Chairman blames exchange-rate losses, lineup
TOKYO -- Suzuki Motor Corp. Chairman Osamu Suzuki defended his decision to end U.S. auto sales saying his small-car lineup was a bad match for the market and ravaged by exchange rate losses.
Speaking to reporters Friday at his company's quarterly earnings announcement, he said executives had been grappling with what to do in North America since the 2008 financial crisis.
Not only did demand collapse, he said, but the yen began its rapid rise against the dollar, pinching margins on exports.
"We have kept generating deficits," Suzuki said. "Mid- to small-size makers like us lack the r&d capability for a full lineup. We tried to make our business mainly by manufacturing small models, but that didn't necessarily enable us to make our products in accordance with demand in America."
On Nov. 5, Suzuki said it was pulling out of the U.S. auto market and putting its American distributor into Chapter 11 bankruptcy, after years of sliding sales and regional losses.
Osamu Suzuki said the Japanese carmaker was still weighing how to handle operations in Hawaii and Canada. Those businesses were not affected by the Nov. 5 filing. But he ruled out returning to the United States.
"Taking into account the issue of the exchange rates and the fact that we have no future outlook for making large vehicles, I think re-entry would be extremely hopeless," he said.
He likened filing for Chapter 11 bankruptcy to the quick-rinse bankruptcy process that General Motors and Chrysler went through in 2009. Filing that way may help Suzuki offload dealers more quickly.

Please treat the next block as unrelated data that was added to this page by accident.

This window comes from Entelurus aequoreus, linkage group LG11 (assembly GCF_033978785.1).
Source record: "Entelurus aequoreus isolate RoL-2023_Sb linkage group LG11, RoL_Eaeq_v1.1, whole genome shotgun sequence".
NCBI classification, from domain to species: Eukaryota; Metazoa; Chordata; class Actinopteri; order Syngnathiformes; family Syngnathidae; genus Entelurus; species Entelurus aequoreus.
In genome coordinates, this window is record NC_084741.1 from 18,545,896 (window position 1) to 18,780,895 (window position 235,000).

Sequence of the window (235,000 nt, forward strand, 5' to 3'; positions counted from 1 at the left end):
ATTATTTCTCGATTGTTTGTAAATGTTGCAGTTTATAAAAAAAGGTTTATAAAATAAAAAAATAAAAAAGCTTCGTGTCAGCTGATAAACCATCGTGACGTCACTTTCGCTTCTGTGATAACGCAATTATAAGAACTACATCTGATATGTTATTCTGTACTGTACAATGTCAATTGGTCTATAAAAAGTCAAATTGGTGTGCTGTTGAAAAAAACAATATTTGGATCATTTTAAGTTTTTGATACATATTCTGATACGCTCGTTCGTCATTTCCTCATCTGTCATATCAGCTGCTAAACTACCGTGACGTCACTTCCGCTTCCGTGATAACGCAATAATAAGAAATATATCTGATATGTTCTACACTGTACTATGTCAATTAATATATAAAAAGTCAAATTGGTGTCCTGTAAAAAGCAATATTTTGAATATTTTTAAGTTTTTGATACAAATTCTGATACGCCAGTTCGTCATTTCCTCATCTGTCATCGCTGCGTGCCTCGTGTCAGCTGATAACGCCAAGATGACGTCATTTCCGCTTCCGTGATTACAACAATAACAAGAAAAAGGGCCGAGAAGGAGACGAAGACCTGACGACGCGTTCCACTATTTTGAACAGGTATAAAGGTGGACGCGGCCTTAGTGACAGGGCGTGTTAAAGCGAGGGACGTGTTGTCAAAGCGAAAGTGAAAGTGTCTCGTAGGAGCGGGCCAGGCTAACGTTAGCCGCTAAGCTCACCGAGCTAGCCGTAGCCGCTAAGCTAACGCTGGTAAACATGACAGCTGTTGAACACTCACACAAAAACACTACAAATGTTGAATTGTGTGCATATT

"In the U.S., it is a fairly orthodox way of handling this kind of problem," said the 82-year-old patriarch.
"We wanted two things: One is to pull out of the vehicle business; the other is to continue the ATV and outboard engine businesses," Suzuki said. "To realize these two things simultaneously and minimize loss and trouble for the American people, we filed for Chapter 11."
Suzuki declined to say how much the company had set aside to compensate U.S. dealers, or what kind of financial impact the U.S. bankruptcy would have on overall earnings.
Suzuki's comments came as his company reported a 10 percent increase in global net income to ¥41.9 billion, or about $537.9 million, in the April-September fiscal first half, compared with a year earlier. Worldwide sales, led by Asia, climbed 6 percent to 1.275 million vehicles in the six-month period.
Operating profit increased 1 percent to $848.5 million, while revenue advanced 0.6 percent to $15.8 billion.
In North America -- Suzuki's smallest market by far -- sales slid 6 percent to 15,000 vehicles in the fiscal first half.
But the region swung to a regional operating profit of $9.3 million, from an operating loss of $3.9 million the year before.
You can reach Hans Greimel at firstname.lastname@example.org. -- Follow Hans on